This style of announcement was later borrowed by the UK's fifth channel to accompany episodes of Sunset Beach, with a similar effect. Channel 5 also repeated Prisoner in a late night slot from 1997 to 2001, granting the series its first ever networked screening on British TV. These broadcasts featured the same kind of jokey comments and reading of viewer's comments over the closing credits, usually from senior announcer Bill Buckley, whose camp delivery, but with an obvious fondness for the series, somehow suited the show perfectly. As the large percentage of the audience recorded the programme, broadcast in the early hours, the announcers also gave forewarning of any slot changes to the programme so that fans could adjust their video recorder timers accordingly.
Yorkshire Television was the pioneering ITV company to transmit the series in the UK at 23:00 on Monday 8th October 1984 in a weekly slot until episode 39 in October 1985. The series resumed in January 1986 in the same slot taking a summer break in May 1987. Just before Yorkshire halted, Central Television had started screening the show three times a week in a similar Saturday, Sunday and Monday late slot from April 1987. Central completed the series in December 1991, a span of just over 4.5 years. At the same time in December 1991, Yorkshire were still screening it weekly on Mondays and other regions had overtaken them. Yorkshire's first ever week with two episodes happened in January 1993 when a Thursday episode was added to appease viewers in the Tyne Tees region. Yorkshire and Tyne Tees reached the final episode in April 1997 some 12.5 years after Yorkshire's start. Other areas, such as Ulster, London region Carlton (formerly Thames), and southern region Meridian (formerly TVS) never reached the end of their respective runs of the programme - after much darting around the late night schedules, they eventually disappeared in the late 1990s (In the case of Carlton, the continuity announcer announced that the series would return after a break, but this turned out to be the last time it was shown, on 20th August 1998 at episode 598). Meridian was the last region to show the series, they stopped in July 1999 at episode 586, 13.75 years after predecessor TVS started showing the series. Channel Television followed TVS and Meridian's schedules from January 1986, meaning Channel missed the first nine episodes of the series that had been screened by TVS in 1985, as they took their programmes from TSW until the end of 1985. So Channel started the series at episode 10 in January 1986.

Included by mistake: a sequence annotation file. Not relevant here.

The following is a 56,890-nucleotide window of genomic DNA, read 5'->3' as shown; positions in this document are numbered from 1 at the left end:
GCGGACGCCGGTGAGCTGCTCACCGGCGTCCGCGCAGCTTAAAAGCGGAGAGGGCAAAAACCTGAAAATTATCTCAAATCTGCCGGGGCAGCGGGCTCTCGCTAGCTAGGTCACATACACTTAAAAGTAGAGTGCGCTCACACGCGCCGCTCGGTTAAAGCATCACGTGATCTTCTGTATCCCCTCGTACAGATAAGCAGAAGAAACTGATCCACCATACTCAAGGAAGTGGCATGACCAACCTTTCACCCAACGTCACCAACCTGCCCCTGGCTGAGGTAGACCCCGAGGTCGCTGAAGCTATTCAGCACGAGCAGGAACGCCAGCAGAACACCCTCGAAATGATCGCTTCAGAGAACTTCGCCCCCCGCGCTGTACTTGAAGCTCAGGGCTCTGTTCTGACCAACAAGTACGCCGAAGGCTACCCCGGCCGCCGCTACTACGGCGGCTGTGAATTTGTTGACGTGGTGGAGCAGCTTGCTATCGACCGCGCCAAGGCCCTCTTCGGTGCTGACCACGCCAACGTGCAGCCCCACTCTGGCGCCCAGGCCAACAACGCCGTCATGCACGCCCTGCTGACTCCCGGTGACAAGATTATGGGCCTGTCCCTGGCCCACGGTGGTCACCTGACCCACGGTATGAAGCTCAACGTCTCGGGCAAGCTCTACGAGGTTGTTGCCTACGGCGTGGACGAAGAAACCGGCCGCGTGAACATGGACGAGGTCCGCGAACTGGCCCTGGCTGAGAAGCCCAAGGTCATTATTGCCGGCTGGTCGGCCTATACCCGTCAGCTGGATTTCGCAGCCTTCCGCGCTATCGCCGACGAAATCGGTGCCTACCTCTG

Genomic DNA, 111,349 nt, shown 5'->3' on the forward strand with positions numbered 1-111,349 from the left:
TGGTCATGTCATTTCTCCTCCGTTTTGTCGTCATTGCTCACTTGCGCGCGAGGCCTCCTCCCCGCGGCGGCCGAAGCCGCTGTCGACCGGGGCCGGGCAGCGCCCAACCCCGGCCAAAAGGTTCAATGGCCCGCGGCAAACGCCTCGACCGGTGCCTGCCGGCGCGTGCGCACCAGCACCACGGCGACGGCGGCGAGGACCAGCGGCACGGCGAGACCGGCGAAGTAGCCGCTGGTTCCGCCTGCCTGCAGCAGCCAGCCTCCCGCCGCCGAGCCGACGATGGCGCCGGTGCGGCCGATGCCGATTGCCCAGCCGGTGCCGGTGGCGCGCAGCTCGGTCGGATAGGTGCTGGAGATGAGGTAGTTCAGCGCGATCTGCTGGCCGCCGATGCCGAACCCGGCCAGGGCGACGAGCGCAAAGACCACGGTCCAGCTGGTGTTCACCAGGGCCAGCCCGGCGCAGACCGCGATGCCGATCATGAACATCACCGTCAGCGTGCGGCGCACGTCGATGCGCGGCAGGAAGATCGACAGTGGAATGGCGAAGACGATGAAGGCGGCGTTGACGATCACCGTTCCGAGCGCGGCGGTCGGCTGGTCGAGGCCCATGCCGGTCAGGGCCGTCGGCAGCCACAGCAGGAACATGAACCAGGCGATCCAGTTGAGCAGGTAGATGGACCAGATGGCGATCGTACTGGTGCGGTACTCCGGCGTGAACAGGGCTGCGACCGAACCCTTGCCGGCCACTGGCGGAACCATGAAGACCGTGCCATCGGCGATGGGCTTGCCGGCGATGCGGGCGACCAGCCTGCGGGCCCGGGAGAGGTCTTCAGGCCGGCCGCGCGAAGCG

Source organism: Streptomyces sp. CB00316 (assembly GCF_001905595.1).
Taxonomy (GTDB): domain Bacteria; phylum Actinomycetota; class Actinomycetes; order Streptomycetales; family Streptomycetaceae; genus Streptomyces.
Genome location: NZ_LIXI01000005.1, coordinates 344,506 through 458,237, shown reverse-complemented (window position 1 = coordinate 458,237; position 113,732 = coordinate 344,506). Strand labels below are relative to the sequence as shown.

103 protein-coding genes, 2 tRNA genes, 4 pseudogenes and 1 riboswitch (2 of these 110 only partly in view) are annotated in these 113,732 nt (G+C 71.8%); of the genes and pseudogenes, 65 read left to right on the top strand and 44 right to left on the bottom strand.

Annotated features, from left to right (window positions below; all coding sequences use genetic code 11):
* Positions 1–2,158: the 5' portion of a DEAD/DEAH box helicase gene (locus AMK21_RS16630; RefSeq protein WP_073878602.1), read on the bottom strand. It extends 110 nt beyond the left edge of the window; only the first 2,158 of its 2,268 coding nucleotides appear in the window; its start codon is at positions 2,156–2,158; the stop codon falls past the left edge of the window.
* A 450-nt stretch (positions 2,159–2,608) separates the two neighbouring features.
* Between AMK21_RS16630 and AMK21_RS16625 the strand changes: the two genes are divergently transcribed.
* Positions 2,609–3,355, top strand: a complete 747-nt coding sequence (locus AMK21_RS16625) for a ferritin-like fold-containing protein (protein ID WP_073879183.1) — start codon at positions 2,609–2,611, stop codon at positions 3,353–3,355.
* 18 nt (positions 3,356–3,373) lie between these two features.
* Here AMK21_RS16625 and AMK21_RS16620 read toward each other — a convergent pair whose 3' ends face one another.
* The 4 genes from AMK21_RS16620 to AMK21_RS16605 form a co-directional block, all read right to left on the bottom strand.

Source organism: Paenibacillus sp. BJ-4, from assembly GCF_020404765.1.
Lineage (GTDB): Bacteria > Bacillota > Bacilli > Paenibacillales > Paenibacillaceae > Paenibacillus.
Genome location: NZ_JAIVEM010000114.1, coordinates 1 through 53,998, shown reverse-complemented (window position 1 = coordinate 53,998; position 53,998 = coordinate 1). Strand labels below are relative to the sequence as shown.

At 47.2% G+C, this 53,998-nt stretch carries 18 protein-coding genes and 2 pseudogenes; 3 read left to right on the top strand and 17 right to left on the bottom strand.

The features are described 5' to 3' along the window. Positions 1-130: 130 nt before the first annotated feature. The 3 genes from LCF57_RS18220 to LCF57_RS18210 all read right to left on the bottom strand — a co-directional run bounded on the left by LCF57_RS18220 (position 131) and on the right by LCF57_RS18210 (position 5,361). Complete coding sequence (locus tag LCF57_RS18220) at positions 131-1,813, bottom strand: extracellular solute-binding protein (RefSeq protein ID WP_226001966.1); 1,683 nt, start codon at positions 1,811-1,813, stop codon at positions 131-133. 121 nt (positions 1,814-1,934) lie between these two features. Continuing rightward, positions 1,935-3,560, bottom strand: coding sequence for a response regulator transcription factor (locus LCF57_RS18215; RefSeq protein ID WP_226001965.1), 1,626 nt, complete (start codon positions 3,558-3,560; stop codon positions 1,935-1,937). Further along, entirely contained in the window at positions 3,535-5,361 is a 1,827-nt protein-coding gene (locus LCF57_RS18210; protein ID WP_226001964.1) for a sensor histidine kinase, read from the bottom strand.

Although they can both claim to have screened the series until the final episode, both Border Television and Tyne Tees Television had to skip a number of episodes. In December 1992 Tyne Tees had to miss episodes 293 and 294 as Tyne Tees and Yorkshire arranged to screen ALL programmes simultaneously from 1 January 1993. Yorkshire had reached the Tyne Tees two at the end of 1992. From November 1993 Border Television brokered a similar arrangement with Granada and Border viewers had to miss episodes 477-547 (a total of 71 episodes).
Yorkshire Television were very strict with cutting scenes involving hanging. Notably the attempt to hang Sandy Edwards and the successful Eve Wilder hanging were cut. This was mainly due to a local prison HMP Leeds in the Yorkshire region having an extremely high number of hangings in preceding years. Yorkshire also heavily edited the fight scene with Joan and Bea in episode 326.
When Granada TV screened the final episode in the UK, continuity announcer John McKenzie conducted an on-air interview via telephone with Maggie Kirkpatrick who played The Freak.
The ITV regions inserted two commercial breaks into each episode enabling three parts per show. The breaks were usually inserted at the point of the second and fourth break as would have been seen in Australia. At the end of the show the cliffhanger would lead straight into the end credits, unlike in Australia where a sixth break was inserted. The original Australian sponsorship was also removed from the end credits - the picture would blank for a moment, before resuming at the copyright page. This meant that the closing credit tune seldom played in full.
Central repeated the first 90 episodes from February 1993 to January 1995 at the rate of one episode a week late on Sunday evenings immediately after network programming had finished.
All 692 episodes were released by Shock as a 174-disc box set in September 2007.